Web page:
Mattie Beason is a Durham, North Carolina native and the owner of the new Black Twig Cider House and Mattie B’s Public House, both located in Durham. He is a certified cider expert, one of only eight cider instructors for the US Association of Cider Makers. Black Twig Cider House opened in April 2016, and offers more than ninety ciders on draft and bottled, making it the first cider house of its kind in the Southeast and only one of ten restaurants like it in the country. He is also involved in cider festivals. Mattie began Txakoli Fest in 2008, and on September 10, 2016, he will host Txotxfest, the first cider festival in the Southeast.
Tell us about yourself.
I’m a Durham native and have always loved this city. While I received a degree from Kenyon college in philosophy and business ethics, I’ve always had the restaurant bug in me, starting with wine and now transitioning to cider. I’m a certified cider expert and was one of only eight cider instructors for the US Association of Cider Makers at the first Cider Certification in Portland, OR, in February 2016.
How did you get started in cider?
After traveling through the Basque region of Spain, I fell in love with the Spanish tradition of the txotx. Not only did I get to experience the incredible varietals of ciders, but I was also able to take part in the communal aspect of the txotx. I knew I wanted to make that a part of the Durham community.
Txotx (pronounced “choach”) is a Spanish cider barrel, a call to action, and a toast. Spanish cider isn’t carbonated, so when it shoots out of the barrel, the angle and force are enough that the act of catching the cider in your glass physically adds the desired effervescence to the drink. When someone yells, “Txotx!” in the room, everyone gathers with their glass around the barrel, taking turns to catch the 2-4 ounce pour of cider, and then coming together to cheers before drinking the cider in unison. Txotx!
Is txotx rare?
Yes, it is in the states. Black Twig Cider House is the only place in the states that has a txotx in the restaurant. To my knowledge there are only three or four total txotx total in the country. There are plenty in Spain and the Basque country. Production of the Spanish barrel is fairly new and only started about fifty years ago, but production of the cider that goes in the txotx has been around since the fourteenth or fifteenth century.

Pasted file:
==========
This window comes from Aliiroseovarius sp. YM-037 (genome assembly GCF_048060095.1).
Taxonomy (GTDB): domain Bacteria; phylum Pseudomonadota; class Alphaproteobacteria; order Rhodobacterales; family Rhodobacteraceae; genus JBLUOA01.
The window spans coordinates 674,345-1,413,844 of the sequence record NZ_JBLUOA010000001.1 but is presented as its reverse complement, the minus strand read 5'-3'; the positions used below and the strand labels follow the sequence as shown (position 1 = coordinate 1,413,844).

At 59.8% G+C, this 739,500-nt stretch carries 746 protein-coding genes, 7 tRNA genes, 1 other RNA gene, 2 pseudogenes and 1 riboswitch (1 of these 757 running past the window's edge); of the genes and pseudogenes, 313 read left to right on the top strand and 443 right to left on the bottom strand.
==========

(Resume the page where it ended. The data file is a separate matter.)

How is txotx different from traditional ciders?
It’s a little more tart, slightly more acidic and very dry.
Any fun stories?
It almost always devolves into someone trying to shoot it right into their mouth instead of the glass.
If cider isn’t available, what’s your choice of beverage?
Usually a cocktail, because I it gives me a lot of different options. I can go from bourbon, to gin, or whatever I feel. It really depends on my mood and what’s available.
How has the cider industry changed in the past few years? Where is it headed?
The industry has grown exponentially and will continue to grow, as we have smaller producers making high-end ciders. I’ve even noticed a recent growth in Durham. I sold out two of three cider classes these past two months. There are lots of people interested in drinking cider and trying new things.
What are some of your favorite ciders right now?
Stem Ciders from Denver. They are one hundred percent dry with really interesting flavors and they have some pretty unique ideas about ciders. Eric Bordelet out of France is very traditional and refined. Noble Cider from Asheville is doing good job of keeping it local and getting different people involved who engage many different flavor palates.
Tell us about Black Twig.
It’s the first of its kind. A cider-focused restaurant featuring the largest variety of cider in the Southeast, with more than ninety ciders available on draft or in bottles. I named the restaurant after an old southern cider apple. We feature a Txotx where patrons can sample two to four ounce pours. The menu features locally sourced Firsthand Food sausages, with Guglhupf buns, house made toppings, and elevated bar fare.
Does txotx pair well with anything?
Cider pairs well with anything, but Spanish cider is best with a traditional Spanish dinner. For starters enjoy it with croquetas de pollo, tortilla de patatas, or chorizo cooked in cider. Many people think of pairing wine with cheese, but cider actually pairs much better with cheeses. I recommend Idiazabal, an aged sheep’s milk cheese from Northern Spain. It’s also good with walnuts or blue cheese.
How can people get txotx?
People can experience the Txotx by coming to Black Twig Cider House or joining our Txotxfest on September 10. We’ll also be at a few events around the South, including Euphoria in Greenville and TerraVita. Anxo in Washington, DC, just opened and they have a txotx at many of their pop-up events.
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